Though there are a lot of similarities with modern Halloween, (like how we also dress up to scare away the evil spirits), there are important differences too which is why it shouldn’t be mistaken for the ‘Manx version of Halloween’ or become so easily merged into obscurity with wider Halloween celebrations. Key differences include singing the huge variety of Hop Tu Naa songs sung all over the island depending on where you’re from; or dancing the Hop Tu Naa dance at a Celi instead of Trick or Treating for the biggest haul of sweets you can get your hands on. For myself, I feel that it is more wholesome to take on the labourious task of carving a turnip and to sing and dance to Hop Tu Naa songs. It is also important in that it helps to promote and keep alive Manx culture. Something that should definitely be cherished and celebrated.

However, since globalisation and Americanisation it’s not hard to see how or why the pumpkin has grown in popularity and availability. It is aesthetically appealing in its vibrant orange colours, perfectly smooth and round in shape, delicious to bake and cook with, and, it is also way easier to carve.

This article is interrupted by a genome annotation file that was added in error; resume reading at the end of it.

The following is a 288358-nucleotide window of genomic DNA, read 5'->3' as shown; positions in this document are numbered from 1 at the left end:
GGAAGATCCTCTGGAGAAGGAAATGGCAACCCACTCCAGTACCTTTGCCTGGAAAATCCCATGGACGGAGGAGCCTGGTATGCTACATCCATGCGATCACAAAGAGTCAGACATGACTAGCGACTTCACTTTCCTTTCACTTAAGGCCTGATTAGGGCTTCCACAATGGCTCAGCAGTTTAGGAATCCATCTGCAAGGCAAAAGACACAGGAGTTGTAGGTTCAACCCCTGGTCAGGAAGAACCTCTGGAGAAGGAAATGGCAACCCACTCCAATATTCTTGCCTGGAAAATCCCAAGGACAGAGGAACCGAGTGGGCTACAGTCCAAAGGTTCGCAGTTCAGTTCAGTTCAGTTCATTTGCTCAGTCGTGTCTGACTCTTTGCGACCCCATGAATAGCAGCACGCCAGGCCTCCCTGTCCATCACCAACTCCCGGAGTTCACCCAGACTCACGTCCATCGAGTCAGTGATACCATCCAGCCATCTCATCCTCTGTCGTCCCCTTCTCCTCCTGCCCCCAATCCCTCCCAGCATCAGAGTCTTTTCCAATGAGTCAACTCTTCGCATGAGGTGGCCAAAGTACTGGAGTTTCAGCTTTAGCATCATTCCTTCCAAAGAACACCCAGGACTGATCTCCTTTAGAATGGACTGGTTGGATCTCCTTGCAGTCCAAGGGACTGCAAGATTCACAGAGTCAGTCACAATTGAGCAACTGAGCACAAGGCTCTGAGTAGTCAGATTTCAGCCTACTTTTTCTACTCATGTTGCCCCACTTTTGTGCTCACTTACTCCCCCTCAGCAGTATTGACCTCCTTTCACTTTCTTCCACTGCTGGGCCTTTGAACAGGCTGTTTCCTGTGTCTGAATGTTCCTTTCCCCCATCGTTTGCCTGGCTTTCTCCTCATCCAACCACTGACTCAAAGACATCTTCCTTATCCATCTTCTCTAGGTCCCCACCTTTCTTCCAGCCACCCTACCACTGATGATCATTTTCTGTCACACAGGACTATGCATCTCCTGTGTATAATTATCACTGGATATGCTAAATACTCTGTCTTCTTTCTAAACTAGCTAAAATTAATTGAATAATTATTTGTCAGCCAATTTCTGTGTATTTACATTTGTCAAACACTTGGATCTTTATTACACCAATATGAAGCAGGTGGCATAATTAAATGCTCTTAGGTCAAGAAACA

Why bother with the turnip then? The moot in comparison is thoroughly more difficult to carve (I advise drills…), not so pretty to look at, definitely not perfectly spherical, and turnip pie? …perhaps not. But, despite the perhaps more obvious appeal of pumpkins and Halloween, I feel the humble moot needs its champions here on the Isle of Man. Sure, it’s ugly, but that’s what we love about them! They come in a whole spectrum of greens, yellows and deep purples. It’s lumps and bumps are what gives it character (sometimes literally). The years spent carving facial features based purely around it’s bumps and lumps is what gave it charm. Plus, there is nothing like the smell of freshly burning turnip. Once the tealights are lit and placed carefully inside the finished lantern that took you several hours to complete, you can breathe in a great sigh of turnip-y relief. It is the smell of victory! So this is why I say to you that we need to keep this tradition of turnip lanterns and Hop Tu Naa alive and distinct, celebrating them in their own right and recognising their meaning as a turnip-y beacon of Manx culture in the modern day.